With winter arriving in the southern hemisphere & cold & flu season already with us, a hearty soup that heals & soothes is in order. This is my first instructable, but I have tried to break down each step logically as I cooked the soup for my family.
The recipe is based on the soup my granny made for us when we visited her on their farm in the mountains of Ireland. I have added a few things that granny never used, but I'm sure if she had grown it or raised it, it would have
been added to the pot!
The soup can be vegetarian or add chicken for the bonus effects for cold & flu. Both versions are delicious! Vegetarians, please forgive the addition of chicken, just omit that step when making your own.
Step 1: Ingredients:special Notes for Vegetarian Version
N.b. for vegetarian version omit these - Chicken thighs x 6 we are lucky to have a free range product available from our local supermarket
4 litres chicken stock - bought or home made or 4 litres of water & stock cubes.
Again for vegetarians you can use "chicken style" vegetable stock like I have here or use water & veg stock cube.
Step 2: Ingredients : Root Vegetables
1 swede or turnip
Optional: 1 potato
Step 3: Ingredients: Allium
1 large Onion
2 medium leeks
2-3 cloves garlic (not in original recipe, but good for colds)
Step 4: Ingredients: Other Vegetables
1/4 pumpkin - here is another extra granny didn't use. I have a kent pumpkin here, but have also used butternut squash
3corn on the cob -again another extra not used by granny, can either use fresh or frozen, but on the cob adds an extra sweet & nutty dimension
3-4 celery sticks
Step 5: Ingredients: Seasoning
2 bay leaves
Salt and pepper to taste
Step 6: Prepare Root Vegetables
Wash, peel and chop the carrots, parsnip & swede. Pop into a large clean saucepan.
Step 7: Prepare Allium
Peel and chop onion.
Peel & chop garlic cloves.
To prepare the leeks, cut off the root & green tops, I forgot to take the before & after photos of this part! Take off the outer layer of the leek, cut in half and rinse under running cold water to ensure any dirt trapped between the layers is removed. Slice leeks.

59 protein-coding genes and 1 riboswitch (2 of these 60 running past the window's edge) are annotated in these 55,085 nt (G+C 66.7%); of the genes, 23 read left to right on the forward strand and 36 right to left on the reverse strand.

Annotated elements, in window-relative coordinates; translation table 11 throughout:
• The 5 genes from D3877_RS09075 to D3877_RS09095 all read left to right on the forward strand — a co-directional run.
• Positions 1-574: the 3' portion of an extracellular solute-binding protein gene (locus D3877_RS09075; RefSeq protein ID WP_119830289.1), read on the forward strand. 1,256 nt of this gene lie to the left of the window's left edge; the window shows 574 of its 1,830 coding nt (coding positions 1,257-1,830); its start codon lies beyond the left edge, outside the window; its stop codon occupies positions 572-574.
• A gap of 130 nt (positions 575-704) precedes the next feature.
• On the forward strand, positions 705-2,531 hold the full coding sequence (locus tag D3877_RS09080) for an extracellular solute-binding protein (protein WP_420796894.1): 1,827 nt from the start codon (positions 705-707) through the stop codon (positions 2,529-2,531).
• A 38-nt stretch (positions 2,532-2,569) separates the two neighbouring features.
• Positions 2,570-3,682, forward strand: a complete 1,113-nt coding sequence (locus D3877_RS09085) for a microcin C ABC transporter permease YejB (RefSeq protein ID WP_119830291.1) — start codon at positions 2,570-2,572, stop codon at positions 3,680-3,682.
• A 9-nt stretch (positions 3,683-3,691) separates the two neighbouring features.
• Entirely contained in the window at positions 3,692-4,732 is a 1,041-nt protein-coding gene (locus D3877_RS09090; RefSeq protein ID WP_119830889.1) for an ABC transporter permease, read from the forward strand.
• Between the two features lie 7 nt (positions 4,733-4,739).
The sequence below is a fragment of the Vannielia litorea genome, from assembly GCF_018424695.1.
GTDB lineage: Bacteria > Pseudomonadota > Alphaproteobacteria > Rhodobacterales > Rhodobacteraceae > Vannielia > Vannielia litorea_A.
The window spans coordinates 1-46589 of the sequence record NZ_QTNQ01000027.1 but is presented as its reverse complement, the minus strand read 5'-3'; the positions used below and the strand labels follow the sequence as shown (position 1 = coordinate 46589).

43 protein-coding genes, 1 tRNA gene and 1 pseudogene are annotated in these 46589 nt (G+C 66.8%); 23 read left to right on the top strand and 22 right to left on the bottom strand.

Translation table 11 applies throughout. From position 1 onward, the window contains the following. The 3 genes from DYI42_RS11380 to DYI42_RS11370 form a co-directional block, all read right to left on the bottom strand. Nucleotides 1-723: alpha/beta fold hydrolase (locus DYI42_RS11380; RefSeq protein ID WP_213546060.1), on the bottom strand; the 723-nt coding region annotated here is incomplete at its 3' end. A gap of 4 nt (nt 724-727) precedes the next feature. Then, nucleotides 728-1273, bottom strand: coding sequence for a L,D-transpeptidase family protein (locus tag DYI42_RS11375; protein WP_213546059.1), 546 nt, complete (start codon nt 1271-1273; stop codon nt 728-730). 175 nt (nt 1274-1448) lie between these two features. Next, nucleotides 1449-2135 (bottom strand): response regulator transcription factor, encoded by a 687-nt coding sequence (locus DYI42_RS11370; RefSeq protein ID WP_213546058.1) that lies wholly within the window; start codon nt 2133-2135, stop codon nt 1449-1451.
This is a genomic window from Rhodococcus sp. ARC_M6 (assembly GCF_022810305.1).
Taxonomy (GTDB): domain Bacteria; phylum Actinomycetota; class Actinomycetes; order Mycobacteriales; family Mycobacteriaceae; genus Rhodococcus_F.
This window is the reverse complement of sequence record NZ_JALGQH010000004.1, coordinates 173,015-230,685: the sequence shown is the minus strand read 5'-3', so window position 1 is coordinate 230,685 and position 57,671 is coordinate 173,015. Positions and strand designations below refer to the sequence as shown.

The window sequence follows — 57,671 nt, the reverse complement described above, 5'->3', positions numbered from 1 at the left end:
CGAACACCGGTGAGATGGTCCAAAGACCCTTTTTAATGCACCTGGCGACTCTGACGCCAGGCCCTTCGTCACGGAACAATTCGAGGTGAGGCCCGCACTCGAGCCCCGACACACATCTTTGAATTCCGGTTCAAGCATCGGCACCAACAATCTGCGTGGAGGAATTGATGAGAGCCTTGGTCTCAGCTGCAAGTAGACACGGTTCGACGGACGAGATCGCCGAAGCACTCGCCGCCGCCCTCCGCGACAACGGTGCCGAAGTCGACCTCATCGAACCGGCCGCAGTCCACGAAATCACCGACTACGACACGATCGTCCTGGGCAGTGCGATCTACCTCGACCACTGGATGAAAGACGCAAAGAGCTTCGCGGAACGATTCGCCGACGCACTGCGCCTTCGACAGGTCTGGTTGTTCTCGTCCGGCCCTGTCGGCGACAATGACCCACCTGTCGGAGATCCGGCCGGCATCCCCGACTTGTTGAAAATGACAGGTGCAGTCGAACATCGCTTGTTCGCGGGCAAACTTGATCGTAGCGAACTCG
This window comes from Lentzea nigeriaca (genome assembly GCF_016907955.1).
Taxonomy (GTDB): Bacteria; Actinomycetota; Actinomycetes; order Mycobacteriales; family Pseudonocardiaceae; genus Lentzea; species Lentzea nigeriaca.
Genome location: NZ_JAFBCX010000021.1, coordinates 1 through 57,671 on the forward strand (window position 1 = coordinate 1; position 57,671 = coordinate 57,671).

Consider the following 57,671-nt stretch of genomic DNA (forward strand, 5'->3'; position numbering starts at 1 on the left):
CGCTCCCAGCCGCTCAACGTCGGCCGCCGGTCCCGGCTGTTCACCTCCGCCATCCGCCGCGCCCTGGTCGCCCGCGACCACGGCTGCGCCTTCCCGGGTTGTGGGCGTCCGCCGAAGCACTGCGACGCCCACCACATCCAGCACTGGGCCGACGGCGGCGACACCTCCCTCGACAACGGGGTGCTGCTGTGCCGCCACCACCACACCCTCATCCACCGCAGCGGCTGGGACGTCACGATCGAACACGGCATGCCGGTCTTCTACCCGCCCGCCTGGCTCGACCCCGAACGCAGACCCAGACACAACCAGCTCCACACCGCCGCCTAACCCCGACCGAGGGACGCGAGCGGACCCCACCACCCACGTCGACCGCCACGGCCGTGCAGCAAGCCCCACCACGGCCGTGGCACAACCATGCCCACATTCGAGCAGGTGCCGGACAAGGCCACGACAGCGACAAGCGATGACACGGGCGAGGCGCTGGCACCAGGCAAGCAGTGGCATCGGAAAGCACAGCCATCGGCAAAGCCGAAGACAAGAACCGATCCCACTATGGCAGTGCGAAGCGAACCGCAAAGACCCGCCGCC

Add to soup pot.
Step 8: Prepare Corn
Corn cobs need to have leaves & silk taken off & rinsed under cold water. Put into the pot whole-yes whole! Cooking on the cob adds an extra sweet, nuttiness that loose corn does not provide. Once the soup is cooked, the corn cobs are removed & corn kernels cut off to be returned to the soup.
Step 9: Prepare Pumpkin or Squash
Remove seeds from pumpkin. Cut pumpkin into smaller pieces that are easier to work with. Use a knife to remove the skin not a peeler. Cut into bite size pieces. These dissolve in the soup once cooked, giving it a lovely golden hue.
Put into soup pot.
Step 10: Prepare Celery
Remove tougher outer leaves - perfect for stock. Wash 3-4 stalks of celery and slice before adding to the pot. I like to add a few of the leaves, but not too many as they can be bitter.
Step 11: Finishing Off the Prep
Add your stock or water & stock cubes, bay leaves. Ensure liquid covers vegetables in the pot.
Add a grinding of salt & pepper- add less rather than more as it is easier to add more at the end when the soup is cooked.
You can now add the optional extras of 1/2 a cup of red lentils & 1/2 a cup of pearl barley to the pot. I always add this to my vegetarian soup.
If you are choosing to add chicken, pop it in now. Like the corn it will be tender once cooked and can be cut up at the end.
Step 12: Cooking the Soup
Put a lid on the soup pot. Bring the soup up to a boil, then turn the heat down low enough to keep it at a gentle simmer for half an hour. Test your barley, vegetables and chicken are all cooked. Taste for seasoning, now is the time to add more salt/pepper if needed.
Remove the corn cobs carefully they will be hot. I use tongs. Cut down the length of each Cobb to remove the kernels & return kernels to the pot.
Do the same with the chicken, remove pieces from the pot & remove the cooked meat from the bones, returning meat to the pot.
Step 13: Serving the Soup
Finally, remove the bay leaves & serve the soup.
We like it with crusty bread. Granny used to make her own soda bread along with it. Don't have the recipe for that one!
The vegetarian option is really nice with bread & a mature cheddar type cheese.
I hope you enjoy.
It has been suggested that this could be made in a slow cooker, but being so used to cooking it on the stove top I've never tried it.
This freezes well & has always gone down a treat with friends & neighbours when they've been sick. I always make the vegetarian option when I go to visit a new mum as a freezer standby meal.